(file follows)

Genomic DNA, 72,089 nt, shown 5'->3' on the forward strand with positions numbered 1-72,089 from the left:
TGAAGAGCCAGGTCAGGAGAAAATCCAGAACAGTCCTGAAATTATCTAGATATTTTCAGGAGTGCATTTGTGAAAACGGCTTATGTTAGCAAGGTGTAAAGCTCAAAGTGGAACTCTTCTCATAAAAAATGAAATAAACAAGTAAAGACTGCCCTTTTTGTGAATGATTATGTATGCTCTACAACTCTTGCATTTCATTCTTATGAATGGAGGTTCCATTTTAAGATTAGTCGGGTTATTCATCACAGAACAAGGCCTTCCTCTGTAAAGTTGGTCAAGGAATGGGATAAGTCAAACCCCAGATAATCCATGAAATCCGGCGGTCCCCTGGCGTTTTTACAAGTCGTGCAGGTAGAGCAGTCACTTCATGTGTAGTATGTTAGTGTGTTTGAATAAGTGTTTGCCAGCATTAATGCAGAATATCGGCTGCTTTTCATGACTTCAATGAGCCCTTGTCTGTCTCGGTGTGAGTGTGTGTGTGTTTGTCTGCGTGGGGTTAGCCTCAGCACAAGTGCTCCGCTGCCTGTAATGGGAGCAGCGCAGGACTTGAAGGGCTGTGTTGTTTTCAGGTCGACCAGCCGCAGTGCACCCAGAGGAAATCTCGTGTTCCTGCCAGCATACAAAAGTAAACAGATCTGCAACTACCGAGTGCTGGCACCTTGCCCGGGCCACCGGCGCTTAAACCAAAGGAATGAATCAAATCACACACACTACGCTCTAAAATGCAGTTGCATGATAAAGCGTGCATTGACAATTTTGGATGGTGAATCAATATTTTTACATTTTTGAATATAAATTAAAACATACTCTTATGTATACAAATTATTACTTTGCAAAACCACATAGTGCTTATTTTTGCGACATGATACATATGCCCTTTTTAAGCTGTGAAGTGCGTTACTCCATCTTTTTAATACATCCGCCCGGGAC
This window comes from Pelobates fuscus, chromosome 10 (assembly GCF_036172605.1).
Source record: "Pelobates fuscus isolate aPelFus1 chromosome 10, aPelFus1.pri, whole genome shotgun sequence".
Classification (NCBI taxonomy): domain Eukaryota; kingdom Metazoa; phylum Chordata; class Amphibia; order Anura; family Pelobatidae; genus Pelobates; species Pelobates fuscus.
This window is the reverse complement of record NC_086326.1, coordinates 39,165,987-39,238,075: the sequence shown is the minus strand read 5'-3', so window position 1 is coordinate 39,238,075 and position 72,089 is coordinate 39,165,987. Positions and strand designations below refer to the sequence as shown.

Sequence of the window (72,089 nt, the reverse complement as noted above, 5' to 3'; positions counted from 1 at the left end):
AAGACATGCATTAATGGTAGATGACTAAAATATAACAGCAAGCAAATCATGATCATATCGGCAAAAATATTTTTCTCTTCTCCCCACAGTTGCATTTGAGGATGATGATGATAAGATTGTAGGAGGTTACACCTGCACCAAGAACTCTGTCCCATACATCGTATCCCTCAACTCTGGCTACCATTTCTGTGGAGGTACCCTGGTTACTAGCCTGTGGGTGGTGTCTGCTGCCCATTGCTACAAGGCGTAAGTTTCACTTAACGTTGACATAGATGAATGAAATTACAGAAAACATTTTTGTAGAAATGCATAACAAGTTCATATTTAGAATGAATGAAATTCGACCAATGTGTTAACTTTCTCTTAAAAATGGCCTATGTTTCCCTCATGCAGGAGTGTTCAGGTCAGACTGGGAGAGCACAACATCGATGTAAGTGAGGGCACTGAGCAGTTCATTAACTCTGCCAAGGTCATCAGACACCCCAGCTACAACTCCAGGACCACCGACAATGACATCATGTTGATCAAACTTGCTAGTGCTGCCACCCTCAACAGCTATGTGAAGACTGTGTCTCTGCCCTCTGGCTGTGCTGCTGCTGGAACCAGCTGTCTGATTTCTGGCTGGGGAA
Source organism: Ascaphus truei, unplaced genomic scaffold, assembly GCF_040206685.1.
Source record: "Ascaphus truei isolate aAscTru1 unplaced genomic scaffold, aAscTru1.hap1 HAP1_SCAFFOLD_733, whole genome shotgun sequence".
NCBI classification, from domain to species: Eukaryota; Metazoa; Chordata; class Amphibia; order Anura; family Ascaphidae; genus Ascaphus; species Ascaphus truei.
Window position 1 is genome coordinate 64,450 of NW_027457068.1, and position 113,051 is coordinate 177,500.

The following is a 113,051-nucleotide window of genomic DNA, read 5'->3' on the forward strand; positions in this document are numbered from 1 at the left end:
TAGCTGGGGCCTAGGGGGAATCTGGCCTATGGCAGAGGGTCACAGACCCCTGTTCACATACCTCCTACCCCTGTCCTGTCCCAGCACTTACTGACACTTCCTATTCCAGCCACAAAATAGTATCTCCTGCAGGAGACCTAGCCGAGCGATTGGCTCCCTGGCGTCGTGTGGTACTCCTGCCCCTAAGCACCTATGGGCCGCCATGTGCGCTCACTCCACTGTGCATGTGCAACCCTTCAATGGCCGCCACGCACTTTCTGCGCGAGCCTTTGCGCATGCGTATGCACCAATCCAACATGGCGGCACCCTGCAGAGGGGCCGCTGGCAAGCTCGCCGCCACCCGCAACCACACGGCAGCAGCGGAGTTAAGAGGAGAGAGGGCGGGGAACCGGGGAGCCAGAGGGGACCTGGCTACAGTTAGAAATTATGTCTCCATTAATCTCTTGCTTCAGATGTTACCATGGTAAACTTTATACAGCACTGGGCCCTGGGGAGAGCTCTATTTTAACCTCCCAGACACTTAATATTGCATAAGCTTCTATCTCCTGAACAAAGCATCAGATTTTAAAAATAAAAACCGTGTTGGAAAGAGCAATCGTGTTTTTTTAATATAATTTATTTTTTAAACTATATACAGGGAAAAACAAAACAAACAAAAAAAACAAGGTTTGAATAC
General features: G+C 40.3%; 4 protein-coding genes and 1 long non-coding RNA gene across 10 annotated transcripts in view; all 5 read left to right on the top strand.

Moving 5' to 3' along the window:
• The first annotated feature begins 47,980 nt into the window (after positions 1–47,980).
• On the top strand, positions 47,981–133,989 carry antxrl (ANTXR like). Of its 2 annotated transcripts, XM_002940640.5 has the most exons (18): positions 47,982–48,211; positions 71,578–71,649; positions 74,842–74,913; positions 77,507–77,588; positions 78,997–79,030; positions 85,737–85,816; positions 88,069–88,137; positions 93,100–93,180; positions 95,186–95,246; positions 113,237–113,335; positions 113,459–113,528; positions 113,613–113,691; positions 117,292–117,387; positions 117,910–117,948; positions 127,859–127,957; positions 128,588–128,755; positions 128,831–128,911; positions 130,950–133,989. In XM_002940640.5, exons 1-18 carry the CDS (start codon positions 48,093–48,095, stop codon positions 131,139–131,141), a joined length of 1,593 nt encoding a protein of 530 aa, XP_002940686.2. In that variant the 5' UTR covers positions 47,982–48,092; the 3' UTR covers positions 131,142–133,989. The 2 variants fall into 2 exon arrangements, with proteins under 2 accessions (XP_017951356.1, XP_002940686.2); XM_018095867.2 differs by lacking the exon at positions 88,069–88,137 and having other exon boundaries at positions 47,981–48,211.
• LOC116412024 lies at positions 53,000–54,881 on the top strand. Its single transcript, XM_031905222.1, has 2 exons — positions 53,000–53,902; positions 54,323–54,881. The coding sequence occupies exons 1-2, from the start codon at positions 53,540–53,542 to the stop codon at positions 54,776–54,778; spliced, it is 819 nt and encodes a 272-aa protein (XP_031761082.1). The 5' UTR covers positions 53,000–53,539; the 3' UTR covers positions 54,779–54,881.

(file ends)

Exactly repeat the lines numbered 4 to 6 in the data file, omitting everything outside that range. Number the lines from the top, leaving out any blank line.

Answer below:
Source record: "Pelobates fuscus isolate aPelFus1 chromosome 10, aPelFus1.pri, whole genome shotgun sequence".
Classification (NCBI taxonomy): domain Eukaryota; kingdom Metazoa; phylum Chordata; class Amphibia; order Anura; family Pelobatidae; genus Pelobates; species Pelobates fuscus.
This window is the reverse complement of record NC_086326.1, coordinates 39,165,987-39,238,075: the sequence shown is the minus strand read 5'-3', so window position 1 is coordinate 39,238,075 and position 72,089 is coordinate 39,165,987. Positions and strand designations below refer to the sequence as shown.